It’s a real dilemma for business owners when you know that your commercial premises are in desperate need of a facelift but you can’t afford the disruption to normal trading and don’t want to deter customers while the work is carried out.
There are ways to get around these issues or at least plan for them and achieve your aim of remodeling your premises without it having a detrimental impact on your business and your relationship with customers.
Here is a look at why it might be the right time to remodel and some tips on how to handle the process as smoothly as possible, including why a workable plan is so vital, how to work around the disruption, and why good communication is important.
Believe in the future
There are any number of perfectly plausible reasons why you might decide the time is right to remodel your business premises, but it is always worth emphasizing the justification for getting started on the work needed.
If you decide to commit to some construction work and get civil builders involved, it is making a statement of intent about the state of your business. The fact that you are going ahead with remodeling plans will breed confidence in the business amongst your employees and customers alike.
The fact that you are demonstrating a positive commitment to the future of your business will sit well with others and help cement a stronger bond and sense of loyalty.
A remodeling project has to do more than build confidence in your future business prospects and it does, with many business owners and employees who have been through the process already describing a feeling of rejuvenation and increased energy levels when they starting working in a brand new space.
Customers also get excited when they come in and start to appreciate the amazing space that you have created.
Planning for the inevitable disruption
Once you have decided to go ahead with the remodeling the next stage of the process needs to be the creation of a workable plan that allows you to trade as normally as possible while work is being carried out.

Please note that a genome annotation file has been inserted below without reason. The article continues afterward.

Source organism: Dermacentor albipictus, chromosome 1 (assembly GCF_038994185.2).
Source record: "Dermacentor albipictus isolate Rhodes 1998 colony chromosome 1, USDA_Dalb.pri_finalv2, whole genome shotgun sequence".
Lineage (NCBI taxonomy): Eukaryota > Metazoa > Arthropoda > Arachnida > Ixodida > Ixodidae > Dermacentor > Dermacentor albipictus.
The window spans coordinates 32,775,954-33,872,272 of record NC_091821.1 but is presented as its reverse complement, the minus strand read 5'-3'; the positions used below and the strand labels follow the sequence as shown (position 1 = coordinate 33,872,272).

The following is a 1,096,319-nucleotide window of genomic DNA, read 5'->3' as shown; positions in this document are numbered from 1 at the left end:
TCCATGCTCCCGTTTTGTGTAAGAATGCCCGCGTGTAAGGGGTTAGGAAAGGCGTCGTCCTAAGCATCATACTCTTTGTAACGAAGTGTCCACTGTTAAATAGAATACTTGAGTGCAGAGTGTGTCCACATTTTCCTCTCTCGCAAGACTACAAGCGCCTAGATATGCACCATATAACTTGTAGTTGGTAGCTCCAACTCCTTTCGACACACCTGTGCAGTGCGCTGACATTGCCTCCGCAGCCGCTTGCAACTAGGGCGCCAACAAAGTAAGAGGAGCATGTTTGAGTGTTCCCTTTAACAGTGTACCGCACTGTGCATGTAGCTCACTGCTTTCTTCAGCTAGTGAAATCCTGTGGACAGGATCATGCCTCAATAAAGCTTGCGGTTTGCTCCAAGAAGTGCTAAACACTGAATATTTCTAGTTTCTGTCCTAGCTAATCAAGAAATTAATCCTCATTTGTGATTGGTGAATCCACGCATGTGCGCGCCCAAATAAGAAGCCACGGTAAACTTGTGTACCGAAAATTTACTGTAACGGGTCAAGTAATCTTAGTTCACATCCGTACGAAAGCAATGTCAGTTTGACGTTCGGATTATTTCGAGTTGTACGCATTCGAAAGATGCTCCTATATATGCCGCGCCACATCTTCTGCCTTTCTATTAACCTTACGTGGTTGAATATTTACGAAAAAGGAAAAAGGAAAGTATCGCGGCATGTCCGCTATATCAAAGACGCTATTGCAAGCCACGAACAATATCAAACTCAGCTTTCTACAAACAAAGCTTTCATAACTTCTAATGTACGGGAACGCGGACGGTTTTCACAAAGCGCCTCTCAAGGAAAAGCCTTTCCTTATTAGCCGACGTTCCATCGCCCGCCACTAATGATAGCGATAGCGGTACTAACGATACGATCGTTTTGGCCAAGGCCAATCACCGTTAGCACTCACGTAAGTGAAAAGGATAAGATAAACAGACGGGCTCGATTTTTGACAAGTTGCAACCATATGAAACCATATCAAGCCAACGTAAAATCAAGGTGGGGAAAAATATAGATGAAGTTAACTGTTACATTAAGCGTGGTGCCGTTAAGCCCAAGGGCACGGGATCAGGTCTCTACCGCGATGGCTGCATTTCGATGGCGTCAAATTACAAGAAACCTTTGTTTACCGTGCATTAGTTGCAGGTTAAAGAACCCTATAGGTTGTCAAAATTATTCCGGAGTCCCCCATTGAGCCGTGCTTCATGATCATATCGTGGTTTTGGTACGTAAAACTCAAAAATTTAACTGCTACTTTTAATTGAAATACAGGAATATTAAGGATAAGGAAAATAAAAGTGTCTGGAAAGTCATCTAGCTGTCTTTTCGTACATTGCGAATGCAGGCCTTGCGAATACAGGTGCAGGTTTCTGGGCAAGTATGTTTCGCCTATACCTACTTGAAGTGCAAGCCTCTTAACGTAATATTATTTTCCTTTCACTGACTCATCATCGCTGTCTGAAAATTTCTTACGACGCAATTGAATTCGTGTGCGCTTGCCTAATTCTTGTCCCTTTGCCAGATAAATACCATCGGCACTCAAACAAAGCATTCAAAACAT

Your plans will be heavily influenced by the extent of the work that you are having done and whether you will have to move out into temporary premises or if you can find a way to operate around the renovations.
Take your time to evaluate the situation and work out a strategy that creates the smallest amount of disruption to your normal trading routine.
It often helps to get the input of employees on remodeling ideas and how to get through what will be a challenging period while work is going on. Even if you are making the ultimate decision on how to go about your remodeling project, employees tend to respond more positively to changes when they have at least been asked to play some part in the plans and been asked for input.
You will need to think about practical aspects that could end up dictating what you do while the work is being done. For example, if you are a food business there might be various safety and health codes that don’t allow you to continue trading from the premises while work is ongoing.
A plan that works
Your goal should be to create an action plan that allows you the optimum amount of time to run your business as normally as possible but makes allowances for the building work at the same time.
If you can work with a contractor who is flexible on timings, it might be possible to allow access to them before and after regular trading hours, although this will inevitably slow down the completion time of the project.
Your primary aim should be to figure out an action plan that allows you the opportunity to complete the renovation work in a way that is the least disruptive to workers and customers.
Make sure you give employees and customers plenty of advanced warning about your building work plans.
Keeping everyone informed is a simple courtesy that everyone appreciates and when you back that up with the appropriate safety warning signage in the building it should help to ensure that the employee and customer experience is as positive as possible.
Undergoing a business facelift can be a challenging experience, but with the right approach and careful planning, there is no reason why it can’t be the start of a positive way forward for the business.
This post was written by Demi Hudson. Demi works for a renovation company in the office, manning the phones and keeping clients happy. She shares some tips for surviving renovation work whether you’re at home or at your place of work.